3.3. Applicability of 3-in-1 PCN Encoding

The 3-in-1 encoding is applicable in situations where two marking schemes are being used in the PCN-domain. In some circumstances it can also be used in PCN-domains with only a single marking scheme in use. Further guidance on choosing an encoding scheme can be found in Section 6.2. All nodes within the PCN-domain MUST be fully compliant with the ECN encapsulation rules set out in [RFC6040]. As such the encoding is not applicable in situations where legacy tunnels might exist.

4. Definition of 3-in-1 PCN Encoding

The 3-in-1 PCN encoding scheme is an extension of the baseline encoding scheme defined in [RFC5696]. The PCN requirements and the extension rules for baseline encoding presented in the previous section determine how PCN encoding states are carried in the IP headers. This is shown in Figure 2.

      |        |           Codepoint in ECN field of IP header      |
      |  DSCP  |               <RFC3168 codepoint name>             |
      |        +--------------+-------------+-------------+---------+
      |        | 00 <Not-ECT> | 10 <ECT(0)> | 01 <ECT(1)> | 11 <CE> |
      | DSCP n |    Not-PCN   |      NM     |     ThM     |   ETM   |

Figure 2: 3-in-1 PCN Encoding

Like baseline encoding, 3-in-1 PCN encoding also uses a PCN compatible DSCP n and the ECN field for the encoding of PCN-marks. The PCN-marks have the following meaning.

indicates a non-PCN-packet, i.e., a packet that is not subject to PCN metering and marking.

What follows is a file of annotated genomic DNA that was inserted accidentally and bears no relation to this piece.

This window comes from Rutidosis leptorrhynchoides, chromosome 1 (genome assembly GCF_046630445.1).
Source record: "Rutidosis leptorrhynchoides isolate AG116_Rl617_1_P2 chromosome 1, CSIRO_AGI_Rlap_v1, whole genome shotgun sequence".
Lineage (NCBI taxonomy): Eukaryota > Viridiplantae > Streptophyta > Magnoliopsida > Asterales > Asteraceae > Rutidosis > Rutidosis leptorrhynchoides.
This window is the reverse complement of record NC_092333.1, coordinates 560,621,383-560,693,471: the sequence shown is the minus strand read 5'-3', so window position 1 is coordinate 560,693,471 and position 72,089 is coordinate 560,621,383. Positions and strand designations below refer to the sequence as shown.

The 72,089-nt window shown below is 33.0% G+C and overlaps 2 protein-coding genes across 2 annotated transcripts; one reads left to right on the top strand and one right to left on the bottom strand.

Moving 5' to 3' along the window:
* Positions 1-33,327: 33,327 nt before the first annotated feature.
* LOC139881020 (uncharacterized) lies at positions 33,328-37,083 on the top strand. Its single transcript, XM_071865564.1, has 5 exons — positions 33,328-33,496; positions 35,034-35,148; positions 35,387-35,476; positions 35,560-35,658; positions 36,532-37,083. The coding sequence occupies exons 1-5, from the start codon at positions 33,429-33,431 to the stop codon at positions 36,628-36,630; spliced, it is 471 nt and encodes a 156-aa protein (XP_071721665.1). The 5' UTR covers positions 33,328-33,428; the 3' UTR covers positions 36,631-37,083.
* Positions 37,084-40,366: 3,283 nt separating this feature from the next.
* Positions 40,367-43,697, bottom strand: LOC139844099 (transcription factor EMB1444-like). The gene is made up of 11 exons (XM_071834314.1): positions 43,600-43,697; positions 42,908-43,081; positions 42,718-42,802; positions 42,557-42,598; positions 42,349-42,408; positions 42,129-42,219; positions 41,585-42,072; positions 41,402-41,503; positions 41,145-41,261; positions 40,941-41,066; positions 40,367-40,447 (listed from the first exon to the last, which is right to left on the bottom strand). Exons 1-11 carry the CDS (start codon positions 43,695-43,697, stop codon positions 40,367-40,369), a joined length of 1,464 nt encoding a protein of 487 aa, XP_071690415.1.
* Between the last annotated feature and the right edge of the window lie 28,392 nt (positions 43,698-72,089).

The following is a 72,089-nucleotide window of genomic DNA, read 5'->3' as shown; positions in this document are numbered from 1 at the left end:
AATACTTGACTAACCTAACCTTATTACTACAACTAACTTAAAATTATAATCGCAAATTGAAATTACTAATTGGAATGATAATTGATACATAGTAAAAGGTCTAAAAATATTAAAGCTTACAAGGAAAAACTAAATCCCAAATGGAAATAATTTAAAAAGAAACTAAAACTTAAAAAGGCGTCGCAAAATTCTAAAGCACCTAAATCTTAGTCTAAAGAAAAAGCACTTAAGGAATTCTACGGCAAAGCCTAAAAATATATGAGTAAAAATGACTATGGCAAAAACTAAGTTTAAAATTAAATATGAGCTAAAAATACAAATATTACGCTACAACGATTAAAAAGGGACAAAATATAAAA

Not-marked. Indicates a PCN-packet that has not yet been marked by any PCN marker.
Threshold-marked. Indicates a PCN-packet that has been marked by a threshold-marker [RFC5670].
Excess-traffic-marked. Indicates a PCN-packet that has been marked by an excess-traffic-marker [RFC5670].

5. Behaviour of a PCN Node Compliant with the 3-in-1 PCN Encoding

To be compliant with the 3-in-1 PCN Encoding, an PCN interior node behaves as follows:

  • It MUST change NM to ThM if the threshold-meter function indicates a need to mark the packet;
  • It MUST change NM or ThM to ETM if the excess-traffic-meter function indicates a need to mark the packet;
  • It MUST NOT change not-PCN to NM, ThM, or ETM;
  • It MUST NOT change a NM, ThM, or ETM to not-PCN;
  • It MUST NOT change ThM to NM;
  • It MUST NOT change ETM to ThM or to NM;

In other words, a PCN interior node MUST NOT mark PCN-packets into non-PCN packets and vice-versa, and it may increase the severity of the PCN-mark of a PCN-packet, but it MUST NOT decrease it.

6. Backward Compatibility

Discussion of backward compatibility between PCN encoding schemes and previous uses of the ECN field is given in Section 6 of [RFC5696].

6.1. Backward Compatibility with Pre-existing PCN Implementations